2003 Mercedes-Benz E500 Road Test

2003 Mercedes-Benz E-Class Sedan

(5.0L V8 5-speed Automatic)

The E-Class is the signature Mercedes-Benz sedan — attractive, dignified, sturdy and, in a graceful manner, comfortable. Most people won't be able to afford one, but those who can will note the ease with which this car approaches life on the road, completely unruffled by anything the average driver could do to it.

It comes as no surprise, then, that the E-Class is the best-selling luxury car in the over-$45,000 price range and that it was one of our Most Wanted picks. For those who have achieved the requisite financial success, few cars offer a more well-rounded luxury experience. And even fewer carry themselves with such prestige — like it or not, there's no getting around the fact that this car and the prominent three-pointed star affixed to its hood announce your arrival to every passing motorist and pedestrian. Maybe it won't buy you exclusivity in the high-dollar suburbs, but it should get you a tee time at the country club. Don't care about such things? Well then, do your best to blend in.

As you might have read in our "First Drive", the E-Class was fully redesigned for the 2003 model year. Just slightly larger than its predecessor, the new E has sleek, flowing lines — its headlamps having settled back into their eye sockets and its tail having taken on the more shapely characteristics of the C-Class and S-Class (without jeopardizing its generous trunk capacity, now measured at 15.9 cubic feet). Its stouter structure incorporates plenty of aluminum, which allowed Mercedes to boost standard equipment without creating a corpulent Benz — the E320 gained scarcely 10 pounds, while E500s, like our test car, put on only about 60 pounds.

We're usually limited to the luck of the draw with press cars, and this one was lightly optioned by E500 standards. This means we can't tell you about the adaptive cruise control (Distronic), Drive-Dynamic seats, panoramic sunroof or the new DVD-based navigation system (which Mercedes informs us is "not yet available"), but that just gives us more to talk about in a future follow-up test of the 469-horsepower E55 AMG. Even with just a handful of options, our test vehicle cost close to $60,000 — and this for a car without heated seats or a full-size spare tire. Next to this Benz, the Audi A6 4.2, BMW 540i automatic and Jaguar S-Type V8 look like great deals. And if you start looking at the Infiniti M45 and Lexus GS 430, the price difference gets really ugly.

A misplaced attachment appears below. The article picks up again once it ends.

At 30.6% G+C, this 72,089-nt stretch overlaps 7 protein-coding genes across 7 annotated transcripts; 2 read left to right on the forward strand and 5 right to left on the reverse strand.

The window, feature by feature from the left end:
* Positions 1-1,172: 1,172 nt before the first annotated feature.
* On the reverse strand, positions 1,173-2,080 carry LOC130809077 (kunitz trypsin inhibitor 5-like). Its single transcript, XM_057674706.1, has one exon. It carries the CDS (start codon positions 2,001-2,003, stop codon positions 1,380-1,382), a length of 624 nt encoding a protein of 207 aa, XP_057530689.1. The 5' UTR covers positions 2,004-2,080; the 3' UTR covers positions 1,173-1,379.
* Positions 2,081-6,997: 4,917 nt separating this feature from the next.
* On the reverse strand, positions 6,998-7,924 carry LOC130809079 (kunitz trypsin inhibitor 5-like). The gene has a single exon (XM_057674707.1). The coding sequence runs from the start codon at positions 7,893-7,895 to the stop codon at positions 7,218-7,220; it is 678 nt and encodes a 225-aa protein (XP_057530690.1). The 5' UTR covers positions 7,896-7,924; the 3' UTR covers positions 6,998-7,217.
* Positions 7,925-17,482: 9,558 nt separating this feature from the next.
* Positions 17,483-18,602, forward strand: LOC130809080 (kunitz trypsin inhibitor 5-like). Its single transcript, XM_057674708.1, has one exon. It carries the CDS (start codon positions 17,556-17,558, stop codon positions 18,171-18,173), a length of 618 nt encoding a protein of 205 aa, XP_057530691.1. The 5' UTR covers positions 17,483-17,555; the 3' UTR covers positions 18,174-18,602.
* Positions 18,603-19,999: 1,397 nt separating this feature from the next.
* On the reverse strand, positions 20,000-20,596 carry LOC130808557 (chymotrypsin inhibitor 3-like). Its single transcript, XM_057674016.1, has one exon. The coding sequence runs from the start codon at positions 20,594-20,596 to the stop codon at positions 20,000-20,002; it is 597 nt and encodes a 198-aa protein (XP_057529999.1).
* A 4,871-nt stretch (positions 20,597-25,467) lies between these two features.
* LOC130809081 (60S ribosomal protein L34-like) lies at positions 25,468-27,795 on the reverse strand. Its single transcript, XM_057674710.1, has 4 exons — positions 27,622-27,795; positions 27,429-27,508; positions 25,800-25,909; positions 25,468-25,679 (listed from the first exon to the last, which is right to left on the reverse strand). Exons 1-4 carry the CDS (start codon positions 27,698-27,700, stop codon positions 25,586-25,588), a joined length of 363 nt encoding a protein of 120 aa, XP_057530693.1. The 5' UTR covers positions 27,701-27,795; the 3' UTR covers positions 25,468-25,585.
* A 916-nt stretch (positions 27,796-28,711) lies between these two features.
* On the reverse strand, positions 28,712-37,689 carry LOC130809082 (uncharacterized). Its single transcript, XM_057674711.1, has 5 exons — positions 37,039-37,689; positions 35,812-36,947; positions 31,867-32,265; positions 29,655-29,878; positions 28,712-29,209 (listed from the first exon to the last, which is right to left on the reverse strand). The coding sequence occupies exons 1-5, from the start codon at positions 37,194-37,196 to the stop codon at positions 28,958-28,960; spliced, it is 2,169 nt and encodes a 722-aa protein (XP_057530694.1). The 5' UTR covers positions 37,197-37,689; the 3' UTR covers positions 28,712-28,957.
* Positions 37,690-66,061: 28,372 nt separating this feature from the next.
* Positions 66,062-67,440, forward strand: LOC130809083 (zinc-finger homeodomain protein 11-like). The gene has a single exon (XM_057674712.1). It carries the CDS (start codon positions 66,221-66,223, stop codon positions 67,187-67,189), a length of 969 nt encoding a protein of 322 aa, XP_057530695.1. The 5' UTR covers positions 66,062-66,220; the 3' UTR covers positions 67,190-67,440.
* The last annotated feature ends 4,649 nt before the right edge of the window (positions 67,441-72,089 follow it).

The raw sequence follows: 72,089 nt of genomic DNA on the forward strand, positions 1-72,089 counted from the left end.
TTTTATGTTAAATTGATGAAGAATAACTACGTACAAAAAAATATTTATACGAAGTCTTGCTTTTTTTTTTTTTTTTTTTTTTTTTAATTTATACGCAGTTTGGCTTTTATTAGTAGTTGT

So value — relative to other midsize luxury sedans — probably isn't a motivating factor in an E500 purchase, or even an E320 purchase. But after a week in an E, we understand why so many well-to-do people are willing to pay more to get one.

Our E500 tester beckoned us with an airy two-tone cabin, where supple leather seats and coordinating soft-touch surfaces were complemented by warm wood inlays, chrome piping and gathered sections of leather on the door panels. The attractive analog instrumentation was easy to read (save for the somewhat undersized tachometer), and we noted with pleasure that a large analog clock has been tastefully integrated into the cluster as its own gauge. Like the exterior, the dash employs gentle curves — it looks stylish now and should remain so over several years of ownership.

Only a few of the materials used to construct the cabin weren't befitting of our test vehicle's hefty price tag — we took note of some of the plastic used on the center console, as well as the vents, which seemed a bit too clickety when adjusted. Also, neat freaks will need to carry carpet cleaner in the trunk, as Mercedes designers' efforts to upholster the door seals and door bins border on the extreme — fabric runs around the perimeter of each door threshold, including the bottom where there would ordinarily be a plastic or metal scuff plate, and covers the outside of each bin. As our test car had the Stone interior ensemble, these areas were stained with shoe marks after a week of testing. Build quality on our test car was generally good — our complaints were limited to a fussy glovebox latch and a few minor interior panel misfits.

The standard front seats in the E-Class come with an assortment of power adjustments, save for manual lumbar (a tad disappointing for a car worth almost $60K). We found the driver seat comfortable but not overly supportive; were we actually shopping for an E500, we might consider springing for the optional Multi-Contour or Drive-Dynamic seats. Still, the rather broad, flat shape of these seats coupled with the power tilt and telescoping steering wheel should allow people of a wide range of sizes to find a decent driving position. There are a couple things to watch for, though: 1) According to the specs, the current E-Class offers 2.5 fewer inches of hiproom in the front than the previous generation. So, larger drivers with an old E coming off lease should probably take a test-drive before placing an order. 2) Headroom can be a bit limited with the optional sunroof if you make use of the seat-height adjustment.